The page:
We begin, as always, with Labor and the once hawkish Richard Marles, at Domain:
Opposition defence spokesman Richard Marles says a Labor government would not let backbenchers lead the debate on China, accusing the Morrison government of letting “fringe dwellers” damage Australia’s relationship with its biggest trading partner.
Mr Marles hit out at government MPs who had used “muscular language” on China and said under Labor “you will hear one voice – the voice of the leadership”.
The voice of CCP/Nazi kowtowing is what he means. Labor will never get elected if it persists with being so bloody creepy.
But you can see where it’s coming from. After years of campaigning, MB has helped shift the behavioural normatives around business engagement with the CCP/Nazis. So much so that former business apologists are all but silent on the issue. That does not mean they’ve given up. Labor would like to be in cahoots with them. To wit:
ABC chair Ita Buttrose is continuing to put her stamp on the national broadcaster – this time with a decidedly non-ABC choice for the annual Boyer Lectures.
The prestige lecture series, regarded as the intellectual centrepiece of the ABC each year, is broadcast on Radio National.
This year Buttrose has approached billionaire miner Andrew “Twiggy” Forrest to line up in front of the microphone.
The choice has caused consternation in some parts of the ABC. It could be said Forrest exhibits qualities not often championed by the noisier elements of the national broadcaster, being a male white heterosexual Christian mining capitalist. Staff at RN, sometimes affectionately described by other parts of the ABC as a “commune”, might well have cause to choke on their kombucha.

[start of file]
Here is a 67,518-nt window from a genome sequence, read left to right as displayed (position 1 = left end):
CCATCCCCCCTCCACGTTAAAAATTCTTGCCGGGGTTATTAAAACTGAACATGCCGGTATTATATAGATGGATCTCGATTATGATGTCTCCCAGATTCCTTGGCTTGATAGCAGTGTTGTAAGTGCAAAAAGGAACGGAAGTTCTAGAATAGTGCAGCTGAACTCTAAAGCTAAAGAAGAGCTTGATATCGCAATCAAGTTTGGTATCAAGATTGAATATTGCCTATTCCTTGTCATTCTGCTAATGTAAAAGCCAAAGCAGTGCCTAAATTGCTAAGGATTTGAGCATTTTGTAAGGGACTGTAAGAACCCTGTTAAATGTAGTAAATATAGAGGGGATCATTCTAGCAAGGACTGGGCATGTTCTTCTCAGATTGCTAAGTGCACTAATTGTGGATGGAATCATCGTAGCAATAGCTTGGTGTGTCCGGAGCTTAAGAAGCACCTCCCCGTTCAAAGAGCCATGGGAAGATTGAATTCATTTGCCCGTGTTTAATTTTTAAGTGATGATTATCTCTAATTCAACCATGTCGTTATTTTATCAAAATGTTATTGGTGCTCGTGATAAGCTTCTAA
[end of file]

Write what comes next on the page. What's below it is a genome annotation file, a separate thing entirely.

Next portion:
Does anyone at the ABC recognise that the nation is in a war for its freedom with the CCP/Nazis? Ita’s choice is appalling. The snowflakes are CCP/Nazi useful idiots.
Meanwhile, on the university front line:
Announcement: Police have finally identified one of the masked pro-CCP men who assaulted me at UQ. Border Force has confirmed he has fled Australia for China. Police have issued an arrest warrant on his name so that he will be immediately arrested if he ever returns to Australia pic.twitter.com/srkK564ZIH
— Drew Pavlou 柏乐志 (@DrewPavlou) August 5, 2020
How can that possibly reconcile with UQ’s persecution of Pavlou? And more:
The Chinese Communist Party is harnessing an online cyber policing portal, accessible in Australia, to increase its international influence, as it encourages Chinese internet users to dob in acts that undermine Beijing’s image.
Australian universities have been engulfed in a fresh row over academic freedom after co-ordinated protests from nationalist Chinese students forced UNSW to take down social media posts critical of the Chinese Communist Party’s actions in Hong Kong. UNSW vice-chancellor Ian Jacobs on Wednesday apologised for the decision, telling staff there was “no excuse for our failure in this instance” and the social media posts should never have been removed.
“I apologise for this mistake and reaffirm unequivocally our previous commitment to freedom of expression and academic freedom,” he said.
A second Australian educational institution was embroiled in controversy on Wednesday after Charles Darwin University apologised following complaints from Chinese students. The students said an introduction to an assignment was racist after it stated that the coronavirus had originated in China.
We need a royal commission into university Chinese links urgently. They jumped the shark on foreign, especially Chinese, students. As a result, the universities entire role in our society is now under intense attack. The universities have:
- collaborated on military and surveillance technologies that aid and abet CCP power and persecution;
- consistently put dollars ahead of lives during pandemic lobbying;
- crashed pedagogical standards for foreign kids;
- distorted policy and recruited policymakers in a classic case of regulatory capture, and
- persecuted whistleblowers.
These institutions have been all but ruined in terms of their values, reason for being, and licence to operate.
That’s what lies on the other side of Labor’s “voice of leadership”.